When to use a Native XML Database
March 21, 2008
I recently discovered an excellent treatise on XML and Databases by Ronald Bourret. It is certainly worth reading. Mr. Bourret describes the various options for storing XML in databases. He claims that the most important factor in choosing a database is whether the information is data-centric or document-centric. I will take some liberties and paraphrase his descriptions:
- Data-centric information uses XML solely as a data transport mechanism. It is not important that the data is, for some length of time, in XML format. Examples are sales orders, flight schedules, scientific data, and stock quotes. For such cases, he recommends using a traditional database, such as a relational, object-oriented, or hierarchical database.
- For document-centric information, XML fulfills a greater role. In this case, the XML elements, attributes, and structure are meaningful and have value. Examples are books, email, advertisements, and hand-written XHTML documents. For such cases, he recommends using a native XML database or a content management system.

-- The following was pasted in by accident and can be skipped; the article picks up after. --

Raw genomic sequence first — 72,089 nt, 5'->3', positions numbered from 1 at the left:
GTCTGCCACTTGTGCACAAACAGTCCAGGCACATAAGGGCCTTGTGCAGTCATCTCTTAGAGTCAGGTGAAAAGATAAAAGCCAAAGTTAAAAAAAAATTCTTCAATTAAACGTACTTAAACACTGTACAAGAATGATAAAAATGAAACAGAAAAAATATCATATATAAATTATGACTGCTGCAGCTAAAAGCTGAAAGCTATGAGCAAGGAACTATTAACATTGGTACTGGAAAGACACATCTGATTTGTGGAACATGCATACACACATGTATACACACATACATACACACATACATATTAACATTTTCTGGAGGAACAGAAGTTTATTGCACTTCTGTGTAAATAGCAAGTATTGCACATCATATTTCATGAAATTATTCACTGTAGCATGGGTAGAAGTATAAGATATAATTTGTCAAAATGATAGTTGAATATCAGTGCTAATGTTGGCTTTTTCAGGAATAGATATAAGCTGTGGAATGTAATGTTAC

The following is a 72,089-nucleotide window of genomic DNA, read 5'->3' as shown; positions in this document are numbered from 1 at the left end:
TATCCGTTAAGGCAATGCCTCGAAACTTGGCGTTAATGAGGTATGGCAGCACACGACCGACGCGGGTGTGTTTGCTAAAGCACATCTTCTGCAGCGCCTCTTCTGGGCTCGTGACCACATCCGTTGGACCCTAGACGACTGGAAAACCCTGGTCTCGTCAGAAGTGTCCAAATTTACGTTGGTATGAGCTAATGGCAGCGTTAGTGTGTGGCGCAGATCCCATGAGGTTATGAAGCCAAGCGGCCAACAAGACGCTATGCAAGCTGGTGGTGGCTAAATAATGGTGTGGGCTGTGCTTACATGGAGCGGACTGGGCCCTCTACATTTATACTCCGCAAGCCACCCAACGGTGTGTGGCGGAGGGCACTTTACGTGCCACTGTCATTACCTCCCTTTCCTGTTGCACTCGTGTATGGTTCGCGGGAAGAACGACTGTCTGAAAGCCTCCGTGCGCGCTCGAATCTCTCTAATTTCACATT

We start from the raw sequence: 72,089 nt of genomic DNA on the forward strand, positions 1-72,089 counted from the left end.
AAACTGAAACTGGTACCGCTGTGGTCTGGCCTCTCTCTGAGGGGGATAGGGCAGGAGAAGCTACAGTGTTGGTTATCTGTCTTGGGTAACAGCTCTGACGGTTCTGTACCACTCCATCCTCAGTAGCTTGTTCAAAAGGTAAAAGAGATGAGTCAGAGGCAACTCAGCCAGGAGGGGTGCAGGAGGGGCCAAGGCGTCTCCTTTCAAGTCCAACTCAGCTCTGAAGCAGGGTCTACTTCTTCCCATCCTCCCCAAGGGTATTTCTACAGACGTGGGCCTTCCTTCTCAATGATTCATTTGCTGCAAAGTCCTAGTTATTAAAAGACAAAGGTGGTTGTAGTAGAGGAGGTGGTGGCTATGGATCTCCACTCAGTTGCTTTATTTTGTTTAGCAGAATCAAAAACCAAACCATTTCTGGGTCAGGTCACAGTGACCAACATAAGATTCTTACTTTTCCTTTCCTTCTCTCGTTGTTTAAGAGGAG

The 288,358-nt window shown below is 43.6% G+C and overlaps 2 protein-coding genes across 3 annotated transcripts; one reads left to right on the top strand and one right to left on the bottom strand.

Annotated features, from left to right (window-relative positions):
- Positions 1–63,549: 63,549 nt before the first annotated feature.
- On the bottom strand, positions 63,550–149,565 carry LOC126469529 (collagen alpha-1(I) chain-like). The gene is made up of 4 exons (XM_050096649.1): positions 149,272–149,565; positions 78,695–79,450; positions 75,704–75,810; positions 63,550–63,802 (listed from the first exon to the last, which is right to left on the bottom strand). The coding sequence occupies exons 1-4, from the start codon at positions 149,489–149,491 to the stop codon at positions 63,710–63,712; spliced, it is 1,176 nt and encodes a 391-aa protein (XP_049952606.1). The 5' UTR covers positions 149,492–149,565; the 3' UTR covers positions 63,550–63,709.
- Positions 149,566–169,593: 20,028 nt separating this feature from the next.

He does say that these rules are not absolute, without going into further detail. Let me describe some reasons why you may want to store data-centric information in a native XML database:
- Performance improvements. See my previous post for details regarding the performance for queries.
- Greater business agility. Respond quickly to dynamic conditions by easily accommodating changes to data and schemas.
- Lower development costs. Reduced code and development complexities lead to shorter development cycles when updating your systems or adding new applications.
- Improved business insight. Gain competitive advantage through better and quicker access to business insights.
- Space savings. Databases like DB2 use inlining and compression to realize between 3x and 6x space savings when storing XML data.
I will go into more detail on some of these reasons in subsequent posts.